Last night, I disagreed with Larry about the meaning of earnings and the relative importance of energy and commodities.
Instead of abstracts, lets look a closer look at some hard data, via the WSJ’s David Gaffen. He points out some rather intriguing data points regarding the SPX and the relative contributions of its various sectors in terms of performance:
"Thanks to rising oil and gasoline prices, energy
stocks have had a lot to do with the performance of major stock indexes
in 2006 — a disproportionate amount when compared with their
representation in the S&P 500.
Through the end of March, the
S&P 500 returned 3.73%, and energy’s contribution to returns was
21.1% of that, greater than any of the other S&P sectors.
closest was industrials, which contributed 19.5% of the S&P’s
returns through March. Here’s the difference between the two, though:
with just 30 issues, energy accounts for just 6% of the 500 companies
in the S&P’s key measure, compared with 53 industrial names, making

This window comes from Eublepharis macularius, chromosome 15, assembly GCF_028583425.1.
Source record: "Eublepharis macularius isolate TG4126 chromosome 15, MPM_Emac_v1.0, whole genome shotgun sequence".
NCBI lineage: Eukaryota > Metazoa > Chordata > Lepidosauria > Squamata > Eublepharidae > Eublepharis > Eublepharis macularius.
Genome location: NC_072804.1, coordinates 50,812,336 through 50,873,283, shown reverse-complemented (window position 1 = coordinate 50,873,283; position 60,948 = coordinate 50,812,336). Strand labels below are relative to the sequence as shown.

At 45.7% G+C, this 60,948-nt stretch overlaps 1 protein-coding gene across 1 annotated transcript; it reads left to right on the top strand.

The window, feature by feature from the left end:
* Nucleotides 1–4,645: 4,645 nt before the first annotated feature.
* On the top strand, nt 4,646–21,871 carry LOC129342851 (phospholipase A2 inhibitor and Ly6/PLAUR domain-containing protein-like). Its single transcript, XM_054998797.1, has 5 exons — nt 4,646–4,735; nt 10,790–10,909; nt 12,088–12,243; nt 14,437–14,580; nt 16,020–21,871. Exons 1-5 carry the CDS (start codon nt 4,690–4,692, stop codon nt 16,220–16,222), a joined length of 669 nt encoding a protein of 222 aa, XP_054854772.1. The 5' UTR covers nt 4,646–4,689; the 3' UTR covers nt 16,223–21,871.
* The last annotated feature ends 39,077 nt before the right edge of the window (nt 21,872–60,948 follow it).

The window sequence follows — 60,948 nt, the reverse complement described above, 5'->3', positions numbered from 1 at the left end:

up 10.6% of the index.
The difference between the combined market
capitalizations is narrower as a result of the strength in energy
stocks — at the end of March, the energy sector comprised 9.9% of the
S&P’s market value, compared with 11.6% for the industrial sector.
Without energy, the index would have gained just 3.2% [versus 3.713%] so far this year."
You can interpret what the message of the rally is, but consider this much: Energy continues to have a hugely disproportionate impact on both earnings and market performance.
Also worth checking out: Mark Hulbert explains why Crude oil and stocks can’t keep on rising in tandem. (Something’s got to give)
David A. Gaffen
WSJ, April 19, 2006 9:46 a.m.